Since the uilleann pipe has so many features of more conventional musical instruments, there is much less reliance on embellishments than in Highland piping. All the embellishments are optional so that each player finds his own best way with the instrument, and with the continous or the stacatto playing. If you can finger the melodies fast enough then you can be a decent piper as far as the fingers go, since the embellishments are rather simple and are tolerated when fairly open and slow compared to the faster Highland players.
There are no fixed "settings" since there are no massed choruses playing in contests or for military manouvers. This means that there is also a great reliance upon learning by hearing rather than reading music. THere is a large amount of music available for the uilleann pipes, and the exact versions tend to change from one place to another, so it is often expected that players will adapt to the exact version others are playing.
Mechanically of course the uilleann pipe is far more complicated than the Highland. It has 3 drones but on 3 rather than just 2 different octaves. These have a valve on/off switch. Then there are the 3 "regulators" which are really harmony-pipes--actually they're 1-octave chanters normally shut off. The wrist or hand is leaned against the keys and then notes or chords will play. So there is 1 2-octave chanter, 3 drones, and 3 more chanter type pipes for 4 double reeds (all different) and 4 single reeds (all different).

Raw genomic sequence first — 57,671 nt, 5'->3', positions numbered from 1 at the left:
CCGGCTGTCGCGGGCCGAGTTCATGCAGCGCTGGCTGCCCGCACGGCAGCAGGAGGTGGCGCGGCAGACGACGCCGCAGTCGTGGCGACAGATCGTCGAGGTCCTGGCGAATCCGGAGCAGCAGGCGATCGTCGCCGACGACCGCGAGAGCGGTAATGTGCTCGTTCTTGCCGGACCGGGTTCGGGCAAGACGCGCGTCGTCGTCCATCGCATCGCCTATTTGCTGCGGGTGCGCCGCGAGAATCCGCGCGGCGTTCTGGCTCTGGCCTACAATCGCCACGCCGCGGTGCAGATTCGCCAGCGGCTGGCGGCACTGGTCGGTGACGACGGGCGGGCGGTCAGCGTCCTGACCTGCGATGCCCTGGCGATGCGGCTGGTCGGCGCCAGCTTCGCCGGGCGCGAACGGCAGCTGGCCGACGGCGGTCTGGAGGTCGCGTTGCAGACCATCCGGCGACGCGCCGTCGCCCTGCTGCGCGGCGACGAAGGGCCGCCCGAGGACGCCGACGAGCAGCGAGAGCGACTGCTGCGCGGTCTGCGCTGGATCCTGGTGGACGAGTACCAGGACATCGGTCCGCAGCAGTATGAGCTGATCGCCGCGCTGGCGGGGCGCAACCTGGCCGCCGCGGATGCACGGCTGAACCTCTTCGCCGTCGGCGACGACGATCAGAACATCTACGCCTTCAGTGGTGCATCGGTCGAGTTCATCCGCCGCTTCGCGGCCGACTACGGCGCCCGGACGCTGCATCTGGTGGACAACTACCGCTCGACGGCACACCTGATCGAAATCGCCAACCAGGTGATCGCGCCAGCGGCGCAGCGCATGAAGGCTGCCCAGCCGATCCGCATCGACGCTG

Because of this it is routine to start with a "practice set" which in reality has a real chanter and real bag & bellows. Drones can be added later, and regulators later still.
Since the chanter is wood but plays 2 octaves, the tuning is critically dependent upon the shape of the reed being absolutely matched to the shape of the bore. Any tiny change in the reed, such as caused by a gust of dry air blowing past for a few minutes, will throw off the 2 octaves from each other. It is common to find a single hole having its 1st octave note flat while its 2nd octave note is sharp. As an attempt to control this complexity, the reed is usually adjustable with a sliding metal bridle, and the bore itself can be adjusted by inserting and removing thin stems of grass rush or guitar string etc. according to changes percieved in the reed. All the double reed pipes use such "rushes" as they are termed. The 3 "regulators" have them built in, and you can see them as thin wires sticking out the ends with decorative metal or ivory knobs.
These reeds are all very thin, and not being mouth-blown, are very liable to change as the air around the instrument changes or sunlight comes & goes etc. Therefore the pipes play best in oceanic climates or even in deserts so long as the humidity does not change greatly.
In summary, the pipe itself is more compicated and tricky to set up than the Highland. The fingering is much less demanding of speed but more complicated musically. The bag & blowing are more complicated as well.
If you have rather ordinary fingers but a good head and ear for music, and a love of mechanical tinkering, the uilleann pipe can be a rewarding lifelong musical choice. If you don't have much of an ear, the Scottish Highland pipes would be best because the options are limited and in the big bands the leaders usually set up the instruments so that everyone sounds matched.
David Daye Columbus, Ohio USA
Whidbey Island, WA USA
Cuyahoga Falls, OH USA
End of Irish-Scottish Bagpipe Comparison Page